"The Great British Public" says the darndest things. That's the premise behind creature comforts, an endearing series of animated shorts that put the musings of the British public into the mouths of all manner of non-human animals. It all started with "vox-pop, found-sound, documentary-recording stuff" crudely animated by David Sproxton and Peter Lord, founders of Aardman Animation. A meeting of minds between Aardman and struggling animator Nick Park led, before long, to the Oscar-winning animated short "Creature Comforts."
In 2003, treating that film as a pilot, Aardman produced for the UK's ITV thirteen episodes running nine minutes and twenty seconds each. The episodes, each built on a common topic of conversation, are "the circus," "pets at the vets," "working animals," "the sea," "the garden," "feeding time," "the beach," "the pet shop," "what's it all about?", "being a bird," "is anyone out there?", "cats or dogs?", and "merry christmas."
The gag is creatively to heighten everyday confessions by apt choices of animals, giving new contexts to verbal references (in "working animals," a cockroach explains, "I've worked in a hotel...I'd help in a kitchen," and lab rats grumble about on-the-job conditions). Thus, anonymous stars are born, such as the married couple reborn as a cat named Captain Cuddlepuss and a dog named Trixie. Lying beside each other on the couch of a middle-class apartment, Captain Cuddlepuss lazily drawls his philosophies and gently bickers with the tentative inklings of Trixie.
Recurring characters appear in small doses in each episode, and though Captain Cuddlepuss and Trixie are my favorites, others will cotton to slugs Gary and Nigel (another amusing double-act), Fluffy (a depressive hamster), Muzulu and Toto (cheeky performing monkeys), gifted gabber Pickles the Guide Dog, or adorable baby birds Ted and Stan, among many other characters. The characters are distinct in part because of their regional dialects and largely for their social dynamic as individuals or in small groups. The detailed plasticene animation replaces reality with its own caricatured version that humorously details gestures, expressions, and background action that define each character's habitat.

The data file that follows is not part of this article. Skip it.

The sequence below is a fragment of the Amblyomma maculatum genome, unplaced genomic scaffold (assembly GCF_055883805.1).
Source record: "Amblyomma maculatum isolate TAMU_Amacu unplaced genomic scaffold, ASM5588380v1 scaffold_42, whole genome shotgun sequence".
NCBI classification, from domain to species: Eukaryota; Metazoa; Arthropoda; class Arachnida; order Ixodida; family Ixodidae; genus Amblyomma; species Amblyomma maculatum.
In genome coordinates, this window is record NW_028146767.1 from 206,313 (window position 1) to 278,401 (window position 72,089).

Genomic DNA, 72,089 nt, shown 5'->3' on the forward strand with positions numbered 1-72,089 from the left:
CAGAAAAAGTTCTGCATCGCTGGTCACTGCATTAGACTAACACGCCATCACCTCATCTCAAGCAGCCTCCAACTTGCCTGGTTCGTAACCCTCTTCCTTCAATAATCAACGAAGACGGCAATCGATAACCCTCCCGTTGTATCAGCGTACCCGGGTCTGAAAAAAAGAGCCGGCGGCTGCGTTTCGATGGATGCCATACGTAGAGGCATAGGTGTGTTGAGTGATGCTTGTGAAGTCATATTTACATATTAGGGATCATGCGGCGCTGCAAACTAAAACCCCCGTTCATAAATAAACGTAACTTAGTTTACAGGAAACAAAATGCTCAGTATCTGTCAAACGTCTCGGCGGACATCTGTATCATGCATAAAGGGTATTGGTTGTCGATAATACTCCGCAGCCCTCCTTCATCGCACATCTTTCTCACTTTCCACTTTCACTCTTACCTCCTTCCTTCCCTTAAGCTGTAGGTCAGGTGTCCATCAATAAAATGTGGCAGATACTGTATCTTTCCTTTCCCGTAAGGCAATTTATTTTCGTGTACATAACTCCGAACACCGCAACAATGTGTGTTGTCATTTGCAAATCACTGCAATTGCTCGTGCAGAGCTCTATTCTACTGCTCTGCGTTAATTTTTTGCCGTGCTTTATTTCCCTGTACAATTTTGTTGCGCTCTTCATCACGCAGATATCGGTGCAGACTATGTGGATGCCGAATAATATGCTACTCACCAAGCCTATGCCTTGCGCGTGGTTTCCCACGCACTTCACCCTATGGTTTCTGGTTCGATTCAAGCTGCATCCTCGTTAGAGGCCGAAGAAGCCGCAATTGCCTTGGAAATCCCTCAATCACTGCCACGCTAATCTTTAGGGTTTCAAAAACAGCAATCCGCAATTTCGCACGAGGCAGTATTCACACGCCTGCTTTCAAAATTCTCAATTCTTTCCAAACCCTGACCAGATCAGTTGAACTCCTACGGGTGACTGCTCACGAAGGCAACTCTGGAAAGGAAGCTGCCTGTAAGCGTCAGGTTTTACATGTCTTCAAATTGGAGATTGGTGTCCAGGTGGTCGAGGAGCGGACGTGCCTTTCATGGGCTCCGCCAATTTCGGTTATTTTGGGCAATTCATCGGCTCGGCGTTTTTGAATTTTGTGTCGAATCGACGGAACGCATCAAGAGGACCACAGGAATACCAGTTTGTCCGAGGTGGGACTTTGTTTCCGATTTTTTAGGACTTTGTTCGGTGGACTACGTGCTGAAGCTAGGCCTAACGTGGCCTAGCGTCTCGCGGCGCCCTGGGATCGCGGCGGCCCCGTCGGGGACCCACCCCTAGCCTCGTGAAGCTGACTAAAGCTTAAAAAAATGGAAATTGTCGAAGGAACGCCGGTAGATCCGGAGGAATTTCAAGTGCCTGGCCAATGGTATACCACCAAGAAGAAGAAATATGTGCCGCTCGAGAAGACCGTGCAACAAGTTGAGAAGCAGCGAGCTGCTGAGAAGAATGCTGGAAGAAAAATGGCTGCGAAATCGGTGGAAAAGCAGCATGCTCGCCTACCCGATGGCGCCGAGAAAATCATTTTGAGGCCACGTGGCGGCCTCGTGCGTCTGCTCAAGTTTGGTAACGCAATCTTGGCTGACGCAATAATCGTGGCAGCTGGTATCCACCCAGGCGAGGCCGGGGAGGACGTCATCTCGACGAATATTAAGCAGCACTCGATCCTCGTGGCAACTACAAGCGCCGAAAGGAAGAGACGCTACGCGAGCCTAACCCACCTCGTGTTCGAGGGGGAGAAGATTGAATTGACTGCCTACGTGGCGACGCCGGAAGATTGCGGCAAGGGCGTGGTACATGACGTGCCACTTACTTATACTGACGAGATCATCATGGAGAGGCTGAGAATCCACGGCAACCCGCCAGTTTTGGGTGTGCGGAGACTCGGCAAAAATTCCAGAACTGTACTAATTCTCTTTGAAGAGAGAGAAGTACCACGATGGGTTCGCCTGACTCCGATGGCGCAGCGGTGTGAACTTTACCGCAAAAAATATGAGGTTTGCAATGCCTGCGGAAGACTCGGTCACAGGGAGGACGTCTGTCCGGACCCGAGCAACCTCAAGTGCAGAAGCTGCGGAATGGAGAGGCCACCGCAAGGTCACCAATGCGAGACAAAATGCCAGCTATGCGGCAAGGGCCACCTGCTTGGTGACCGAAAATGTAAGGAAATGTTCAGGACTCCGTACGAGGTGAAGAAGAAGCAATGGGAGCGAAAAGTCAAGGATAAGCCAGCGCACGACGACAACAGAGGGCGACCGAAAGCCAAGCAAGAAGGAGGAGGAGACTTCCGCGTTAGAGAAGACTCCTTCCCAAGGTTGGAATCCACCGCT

Though kids will enjoy creature comforts, it's made with adults in mind, and the series improves as it goes along, moving from relatively obvious episodes built on settings (as in the 1990 short, set in a zoo) to jazzier, looser themes, like the meaning of life and the existence of aliens. Though those episodes are exciting, the series is perhaps best represented by "the pet shop," an extended metaphor for being plucked hopefully from the dating pool. creature comforts tickles most effectively in its small doses, but its cleverness and craft are undeniable.
Sony's very cool special edition of creature comforts presents all thirteen uncut episodes, as well as the original short film "Creature Comforts" (5:17) and three illuminating featurettes. The first featurette—"creating creature comforts: behind the scenes"—qualifies as a short documentary (in widescreen), with approximately 24 minutes devoted the origin, pre-production, production, and post-production of creature comforts. No less than 17 interviewees at Aardman Productions—including art directors, character designers, model makers, the director of photography, and on-the-floor animators—contribute comments about the laborious process of getting two or three seconds of footage each day. Park, director Richard Goleszowski, and Sproxton expound at length.
"bringing creature comforts to life" (6:00) offers a series of "live action video briefings," in which the director and animators lip-sync to the edited audio interviews and enact a video reference for the eventual animations. "creature comforts: favorite bits" (9:54) sits Goleszowski down at an editing suite to wax enthusiastically about his top "acting" moments, "background action," "tricky shots," and "fav shots" from the first season of creature comforts. Previews for Stella Street, Monty Python and the Holy Grail (a great trailer), the upcoming animated film Open Season, and Seinfeld round out the disc. The family-friendly creature comforts comes strongly recommended.
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